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DATE News (chronologically)
05/19/17
f1
Latest F1 news in brief - Friday
  • No hard orange  tires at Silverstone
    No hard orange tires at Silverstone
    Pirelli axes hard tires for Silverstone
  • Carey expects 'turbulent' F1 talks
  • Brawn says Vettel 'key to Ferrari success'
  • Trailing Bottas still not 'no.2' - Wolff
  • Magnussen-manager dispute heads to court
  • Marko rules out Le Mans for Red Bull

Pirelli axes hard tires for Silverstone
(GMM) Pirelli has agreed to axe its selection of hard tires for a forthcoming grand prix.

In Barcelona recently, drivers openly complained about the F1 supplier's selection of compounds.

"In the drivers' briefing we brought up the tires because we would prefer not to have these hard tires anymore -- at any track.

"We're supposed to use them in Silverstone but we're going to try to stop that," the Red Bull driver added.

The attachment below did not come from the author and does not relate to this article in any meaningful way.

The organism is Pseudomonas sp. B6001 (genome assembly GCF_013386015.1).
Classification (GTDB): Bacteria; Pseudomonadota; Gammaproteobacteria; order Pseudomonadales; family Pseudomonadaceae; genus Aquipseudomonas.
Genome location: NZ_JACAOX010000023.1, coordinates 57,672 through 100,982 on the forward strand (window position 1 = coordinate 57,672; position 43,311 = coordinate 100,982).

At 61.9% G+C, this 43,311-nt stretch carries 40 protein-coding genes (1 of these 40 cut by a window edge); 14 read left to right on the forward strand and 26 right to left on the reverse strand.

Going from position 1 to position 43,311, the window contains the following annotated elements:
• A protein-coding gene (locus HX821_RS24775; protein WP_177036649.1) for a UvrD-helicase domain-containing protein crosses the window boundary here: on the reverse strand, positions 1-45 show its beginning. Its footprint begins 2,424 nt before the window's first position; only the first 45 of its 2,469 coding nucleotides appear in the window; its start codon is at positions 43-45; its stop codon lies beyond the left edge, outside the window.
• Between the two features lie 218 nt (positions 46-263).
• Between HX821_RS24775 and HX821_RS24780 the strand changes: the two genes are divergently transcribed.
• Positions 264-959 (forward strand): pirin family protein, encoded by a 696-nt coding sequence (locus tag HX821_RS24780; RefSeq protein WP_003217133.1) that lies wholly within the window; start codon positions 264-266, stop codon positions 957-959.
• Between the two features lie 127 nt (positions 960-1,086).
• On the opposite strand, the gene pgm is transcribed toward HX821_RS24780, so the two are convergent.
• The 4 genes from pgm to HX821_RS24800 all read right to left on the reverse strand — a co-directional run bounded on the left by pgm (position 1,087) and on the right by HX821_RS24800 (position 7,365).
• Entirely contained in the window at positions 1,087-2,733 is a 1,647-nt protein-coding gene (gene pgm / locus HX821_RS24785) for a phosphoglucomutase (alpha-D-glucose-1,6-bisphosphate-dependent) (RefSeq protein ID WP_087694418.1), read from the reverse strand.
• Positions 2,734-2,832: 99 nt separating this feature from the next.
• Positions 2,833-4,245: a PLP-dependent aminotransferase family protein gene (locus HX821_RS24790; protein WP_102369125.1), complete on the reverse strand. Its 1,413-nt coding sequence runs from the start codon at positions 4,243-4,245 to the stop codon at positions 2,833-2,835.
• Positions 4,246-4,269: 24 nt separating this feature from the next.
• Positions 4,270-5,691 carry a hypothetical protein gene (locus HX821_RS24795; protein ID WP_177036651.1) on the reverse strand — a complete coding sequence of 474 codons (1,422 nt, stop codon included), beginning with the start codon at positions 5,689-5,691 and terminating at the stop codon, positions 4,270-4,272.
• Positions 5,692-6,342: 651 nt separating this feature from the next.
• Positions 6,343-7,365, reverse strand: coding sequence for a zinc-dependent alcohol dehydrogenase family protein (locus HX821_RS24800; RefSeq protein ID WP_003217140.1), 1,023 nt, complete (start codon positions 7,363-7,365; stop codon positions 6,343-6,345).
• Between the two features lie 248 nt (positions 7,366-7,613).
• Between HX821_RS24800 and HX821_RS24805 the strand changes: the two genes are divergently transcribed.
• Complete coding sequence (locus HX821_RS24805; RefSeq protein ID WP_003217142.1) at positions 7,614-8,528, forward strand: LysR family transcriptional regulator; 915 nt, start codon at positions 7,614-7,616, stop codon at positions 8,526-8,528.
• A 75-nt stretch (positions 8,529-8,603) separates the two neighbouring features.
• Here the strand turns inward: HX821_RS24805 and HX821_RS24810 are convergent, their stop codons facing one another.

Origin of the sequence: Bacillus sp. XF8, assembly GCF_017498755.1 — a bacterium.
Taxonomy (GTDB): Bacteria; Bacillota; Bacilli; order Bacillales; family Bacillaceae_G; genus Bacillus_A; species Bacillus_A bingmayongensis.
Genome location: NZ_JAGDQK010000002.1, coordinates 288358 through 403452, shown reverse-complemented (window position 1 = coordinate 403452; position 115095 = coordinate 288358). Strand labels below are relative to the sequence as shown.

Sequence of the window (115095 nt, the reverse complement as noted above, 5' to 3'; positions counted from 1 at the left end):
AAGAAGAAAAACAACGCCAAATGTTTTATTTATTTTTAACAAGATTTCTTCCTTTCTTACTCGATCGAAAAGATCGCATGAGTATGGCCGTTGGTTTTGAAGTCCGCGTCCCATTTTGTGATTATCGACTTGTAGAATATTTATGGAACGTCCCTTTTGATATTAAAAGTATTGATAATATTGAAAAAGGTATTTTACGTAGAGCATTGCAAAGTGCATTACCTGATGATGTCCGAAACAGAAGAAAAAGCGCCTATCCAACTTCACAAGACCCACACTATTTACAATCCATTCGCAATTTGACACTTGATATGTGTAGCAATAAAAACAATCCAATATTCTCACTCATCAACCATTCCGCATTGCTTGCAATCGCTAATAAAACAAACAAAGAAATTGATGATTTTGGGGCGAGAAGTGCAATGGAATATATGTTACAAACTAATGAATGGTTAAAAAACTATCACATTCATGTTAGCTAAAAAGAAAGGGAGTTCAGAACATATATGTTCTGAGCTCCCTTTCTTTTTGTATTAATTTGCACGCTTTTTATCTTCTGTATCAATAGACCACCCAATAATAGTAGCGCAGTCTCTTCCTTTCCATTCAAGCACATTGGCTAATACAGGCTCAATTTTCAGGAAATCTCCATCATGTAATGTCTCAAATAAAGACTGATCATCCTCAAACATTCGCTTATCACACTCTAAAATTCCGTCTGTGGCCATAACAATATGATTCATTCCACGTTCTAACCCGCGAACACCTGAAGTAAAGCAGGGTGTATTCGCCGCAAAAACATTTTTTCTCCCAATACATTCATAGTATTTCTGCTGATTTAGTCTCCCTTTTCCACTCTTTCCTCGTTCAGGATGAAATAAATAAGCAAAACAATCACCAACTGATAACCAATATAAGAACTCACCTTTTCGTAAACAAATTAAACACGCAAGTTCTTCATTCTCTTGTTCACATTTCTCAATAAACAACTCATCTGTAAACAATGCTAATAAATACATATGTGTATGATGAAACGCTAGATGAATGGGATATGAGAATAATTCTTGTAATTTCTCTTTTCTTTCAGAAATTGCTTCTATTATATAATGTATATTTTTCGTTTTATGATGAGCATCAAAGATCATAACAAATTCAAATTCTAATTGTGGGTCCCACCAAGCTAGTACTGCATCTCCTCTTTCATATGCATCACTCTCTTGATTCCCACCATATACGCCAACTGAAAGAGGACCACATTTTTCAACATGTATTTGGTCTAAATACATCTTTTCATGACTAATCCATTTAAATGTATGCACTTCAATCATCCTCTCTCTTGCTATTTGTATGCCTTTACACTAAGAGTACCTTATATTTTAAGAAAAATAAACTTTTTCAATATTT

Now, Speed Week reports that the drivers have been successful in their campaign.

Pirelli's Mario Isola said: "We agreed with the teams about the tires for Spain.

"We only had data from the winter tests and it wasn't enough. We also had to take into account the warmer temperatures compared to February and March," he explained."

Speed Week said the decision has been taken at Pirelli's Milan headquarters to take the medium, soft and super-soft tires to the British grand prix in July.

Carey expects 'turbulent' F1 talks

Chase Carey (C) will have to drive a hard bargain
Chase Carey (C) will have to drive a hard bargain
(GMM) Chase Carey is expecting "turbulent" times ahead as negotiations with teams look set to kick off.

As Liberty Media takes over and the Bernie Ecclestone era is put in the past, attention is already turning to the end of the current 'Concorde' agreements with teams.

But as those post-2020 talks begin, new chief executive Carey's 'honeymoon period' may suddenly end.

"I'm not sure my 'honeymoon period' as you put it lasted more than 24 hours," American Carey told the latest edition of France's Auto Hebdo.

"The discussions will not be easy, and that's why we first must agree on our global vision of the sport. If we all work on the same project, the dialogue will be facilitated.